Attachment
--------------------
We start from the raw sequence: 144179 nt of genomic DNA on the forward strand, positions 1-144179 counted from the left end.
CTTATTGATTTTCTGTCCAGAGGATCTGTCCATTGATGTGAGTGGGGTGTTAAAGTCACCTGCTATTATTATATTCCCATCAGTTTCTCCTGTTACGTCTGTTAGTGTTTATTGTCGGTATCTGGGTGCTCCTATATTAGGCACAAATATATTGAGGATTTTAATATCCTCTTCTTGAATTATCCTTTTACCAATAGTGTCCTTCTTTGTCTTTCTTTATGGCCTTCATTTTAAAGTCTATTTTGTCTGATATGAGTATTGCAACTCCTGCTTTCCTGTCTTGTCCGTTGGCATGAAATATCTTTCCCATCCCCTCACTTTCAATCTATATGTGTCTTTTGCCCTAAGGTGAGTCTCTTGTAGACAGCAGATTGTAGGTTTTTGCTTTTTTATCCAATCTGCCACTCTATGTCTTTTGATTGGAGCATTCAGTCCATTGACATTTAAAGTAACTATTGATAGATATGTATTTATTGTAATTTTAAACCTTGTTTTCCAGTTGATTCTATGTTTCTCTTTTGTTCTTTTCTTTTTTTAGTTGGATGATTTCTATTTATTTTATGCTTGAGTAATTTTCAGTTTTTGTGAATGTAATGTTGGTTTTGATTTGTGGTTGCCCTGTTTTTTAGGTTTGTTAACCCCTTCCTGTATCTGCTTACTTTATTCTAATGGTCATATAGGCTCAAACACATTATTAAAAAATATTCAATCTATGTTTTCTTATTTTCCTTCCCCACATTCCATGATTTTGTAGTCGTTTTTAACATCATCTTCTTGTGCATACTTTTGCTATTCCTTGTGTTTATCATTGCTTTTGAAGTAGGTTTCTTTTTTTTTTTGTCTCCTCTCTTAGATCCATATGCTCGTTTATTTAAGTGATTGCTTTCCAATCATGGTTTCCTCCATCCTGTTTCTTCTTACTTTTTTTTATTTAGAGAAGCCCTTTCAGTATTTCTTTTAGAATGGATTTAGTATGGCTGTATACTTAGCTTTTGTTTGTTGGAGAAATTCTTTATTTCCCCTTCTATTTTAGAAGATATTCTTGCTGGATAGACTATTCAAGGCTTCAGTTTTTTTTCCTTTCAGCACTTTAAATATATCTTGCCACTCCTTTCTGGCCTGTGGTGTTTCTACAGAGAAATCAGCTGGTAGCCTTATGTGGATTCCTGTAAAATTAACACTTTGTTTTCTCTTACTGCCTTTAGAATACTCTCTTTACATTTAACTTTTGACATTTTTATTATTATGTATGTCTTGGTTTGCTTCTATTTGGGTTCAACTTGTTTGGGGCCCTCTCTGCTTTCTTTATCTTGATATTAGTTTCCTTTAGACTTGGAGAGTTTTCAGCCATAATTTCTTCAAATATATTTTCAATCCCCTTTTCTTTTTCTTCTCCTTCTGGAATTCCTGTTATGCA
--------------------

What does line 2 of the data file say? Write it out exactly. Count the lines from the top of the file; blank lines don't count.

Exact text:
CTTATTGATTTTCTGTCCAGAGGATCTGTCCATTGATGTGAGTGGGGTGTTAAAGTCACCTGCTATTATTATATTCCCATCAGTTTCTCCTGTTACGTCTGTTAGTGTTTATTGTCGGTATCTGGGTGCTCCTATATTAGGCACAAATATATTGAGGATTTTAATATCCTCTTCTTGAATTATCCTTTTACCAATAGTGTCCTTCTTTGTCTTTCTTTATGGCCTTCATTTTAAAGTCTATTTTGTCTGATATGAGTATTGCAACTCCTGCTTTCCTGTCTTGTCCGTTGGCATGAAATATCTTTCCCATCCCCTCACTTTCAATCTATATGTGTCTTTTGCCCTAAGGTGAGTCTCTTGTAGACAGCAGATTGTAGGTTTTTGCTTTTTTATCCAATCTGCCACTCTATGTCTTTTGATTGGAGCATTCAGTCCATTGACATTTAAAGTAACTATTGATAGATATGTATTTATTGTAATTTTAAACCTTGTTTTCCAGTTGATTCTATGTTTCTCTTTTGTTCTTTTCTTTTTTTAGTTGGATGATTTCTATTTATTTTATGCTTGAGTAATTTTCAGTTTTTGTGAATGTAATGTTGGTTTTGATTTGTGGTTGCCCTGTTTTTTAGGTTTGTTAACCCCTTCCTGTATCTGCTTACTTTATTCTAATGGTCATATAGGCTCAAACACATTATTAAAAAATATTCAATCTATGTTTTCTTATTTTCCTTCCCCACATTCCATGATTTTGTAGTCGTTTTTAACATCATCTTCTTGTGCATACTTTTGCTATTCCTTGTGTTTATCATTGCTTTTGAAGTAGGTTTCTTTTTTTTTTTGTCTCCTCTCTTAGATCCATATGCTCGTTTATTTAAGTGATTGCTTTCCAATCATGGTTTCCTCCATCCTGTTTCTTCTTACTTTTTTTTATTTAGAGAAGCCCTTTCAGTATTTCTTTTAGAATGGATTTAGTATGGCTGTATACTTAGCTTTTGTTTGTTGGAGAAATTCTTTATTTCCCCTTCTATTTTAGAAGATATTCTTGCTGGATAGACTATTCAAGGCTTCAGTTTTTTTTCCTTTCAGCACTTTAAATATATCTTGCCACTCCTTTCTGGCCTGTGGTGTTTCTACAGAGAAATCAGCTGGTAGCCTTATGTGGATTCCTGTAAAATTAACACTTTGTTTTCTCTTACTGCCTTTAGAATACTCTCTTTACATTTAACTTTTGACATTTTTATTATTATGTATGTCTTGGTTTGCTTCTATTTGGGTTCAACTTGTTTGGGGCCCTCTCTGCTTTCTTTATCTTGATATTAGTTTCCTTTAGACTTGGAGAGTTTTCAGCCATAATTTCTTCAAATATATTTTCAATCCCCTTTTCTTTTTCTTCTCCTTCTGGAATTCCTGTTATGCA